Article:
The Poly Spotlight

September 22nd, 2017
The Division


INTENSE: The television show “American Horror Story” premieres its most impressionable season yet.

By Alexandra Flores, Staff Writer

Ryan Murphy and Brad Franklin’s sixth season of their running television show “American Horror Story: Cult,” premiered on September 5th, 2017 and is already the second most-watched cable show of 2017 after “The Walking Dead.” Loyal fans of the series will recognize the familiar faces of Sarah Paulson, Evan Peters, and Cheyenne Jackson as a few of the main characters in the show, along with the unfamiliar ones of Billie Lourd and Alison Pill. This season is inspired by the 2016 United States Presidential Election, as if one could possibly forget.

This season more so than any other seems to embody its very title; it is indeed an American horror story. However, that only applies to some, as the show has expressed. Really, since Trump’s campaign for President, there has been a distinct division between those who do not support him and those who do, both of which are fiercely secured in their views. This division is somehow more intense than anything before it, and at this point surpasses that of Democrats and Republicans.

In the show, this division is conveyed by the presence of two different sets of eyes, the characters of Ally Mayfair-Richards (Paulson) and Kai Anderson (Peters). They presumably to represent the perceptions of those on both sides of the partition — of the wall. The first episode opens on Donald Trump’s and Hillary Clinton’s announcements to run for President and then falls on Trump’s infamous victory.

For Ally, this is the literal end of the world. “It should’ve been her,” Ally said as she broke down in tears. Being a married lesbian and a mother, her views are clearly on the left side of the political spectrum — one can at least recognize the reason behind her reaction. Ally’s already sensitive mental state deteriorates as her phobias of confined places, clusters of small holes, and clowns reappear. This essentially puts a strain on her marriage and her life as a whole, which viewers understand would not have happened if Clinton had won instead.

Kai’s story, unsurprisingly, is the polar opposite of Ally’s. Besides his Conservative political views, not much else is known about him. He is a dedicated Trump supporter, and sees him as the leader of the revolution. “The revolution has begun,” Kai exclaimed with his fists in the air and a proud expression on his face. He begins to put the “revolution” into action by harassing a group of Hispanics with racial slurs and a particularly inappropriate gesture that makes one wonder “Was that really necessary?”— a question which American Horror Story never fails to spark.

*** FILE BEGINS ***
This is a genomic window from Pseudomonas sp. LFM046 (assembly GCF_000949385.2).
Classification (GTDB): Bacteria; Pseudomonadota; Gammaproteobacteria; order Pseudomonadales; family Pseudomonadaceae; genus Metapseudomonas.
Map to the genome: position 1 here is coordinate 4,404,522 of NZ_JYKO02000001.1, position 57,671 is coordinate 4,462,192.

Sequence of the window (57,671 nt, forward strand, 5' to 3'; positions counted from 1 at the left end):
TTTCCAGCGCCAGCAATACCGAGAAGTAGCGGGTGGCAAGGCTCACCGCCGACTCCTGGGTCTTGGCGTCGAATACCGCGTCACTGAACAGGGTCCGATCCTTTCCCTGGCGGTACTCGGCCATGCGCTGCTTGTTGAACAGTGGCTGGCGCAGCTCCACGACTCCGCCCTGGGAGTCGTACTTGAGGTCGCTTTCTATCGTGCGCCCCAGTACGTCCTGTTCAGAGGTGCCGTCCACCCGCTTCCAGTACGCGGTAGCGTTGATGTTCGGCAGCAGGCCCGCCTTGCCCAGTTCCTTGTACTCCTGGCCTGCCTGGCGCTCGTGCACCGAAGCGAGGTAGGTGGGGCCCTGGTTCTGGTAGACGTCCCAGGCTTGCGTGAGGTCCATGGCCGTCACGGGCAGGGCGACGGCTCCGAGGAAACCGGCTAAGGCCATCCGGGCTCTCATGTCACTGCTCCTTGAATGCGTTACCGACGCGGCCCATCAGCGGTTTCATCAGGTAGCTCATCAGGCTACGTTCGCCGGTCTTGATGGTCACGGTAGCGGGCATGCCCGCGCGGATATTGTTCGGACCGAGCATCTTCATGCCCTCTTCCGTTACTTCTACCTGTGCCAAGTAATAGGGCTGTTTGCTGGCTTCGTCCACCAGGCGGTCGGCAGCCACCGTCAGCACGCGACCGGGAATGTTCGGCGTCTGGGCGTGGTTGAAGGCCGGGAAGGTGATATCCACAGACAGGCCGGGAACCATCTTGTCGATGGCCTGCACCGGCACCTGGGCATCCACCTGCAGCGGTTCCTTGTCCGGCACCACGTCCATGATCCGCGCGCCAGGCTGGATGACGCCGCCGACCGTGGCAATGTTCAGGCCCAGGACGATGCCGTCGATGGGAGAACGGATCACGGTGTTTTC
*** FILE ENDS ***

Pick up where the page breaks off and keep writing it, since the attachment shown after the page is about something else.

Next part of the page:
The show is off to an intense start in regards to drama, sexual content, and of course politics. “I felt that it was just too much too soon. The beginning wasn’t that bad and I was into it, but as it went on I was like nope,” Poly Literature teacher Mrs. Wilson said. This content is not a huge surprise to anyone that knows the show’s history, but politics are an especially touchy subject, and one that the show has never really dared to have a go at. That is, until now.

Many do not want to be reminded of what they consider to be the horrors going on in the world right now, as caused by the election. In late 2016, America actually had a problem with clown pranks and even now, there are problems in the White House that resonate throughout the world. It can be difficult to think about these things or to watch a horror show based off of them. Maybe the show is trying to tell audiences that thinking about these things is the only way to inspire action and therefore create change. It’s more so screaming at audiences rather than telling them, but that’s just the good ol’ fashion American Horror Story way.

Comments are closed.

Translate »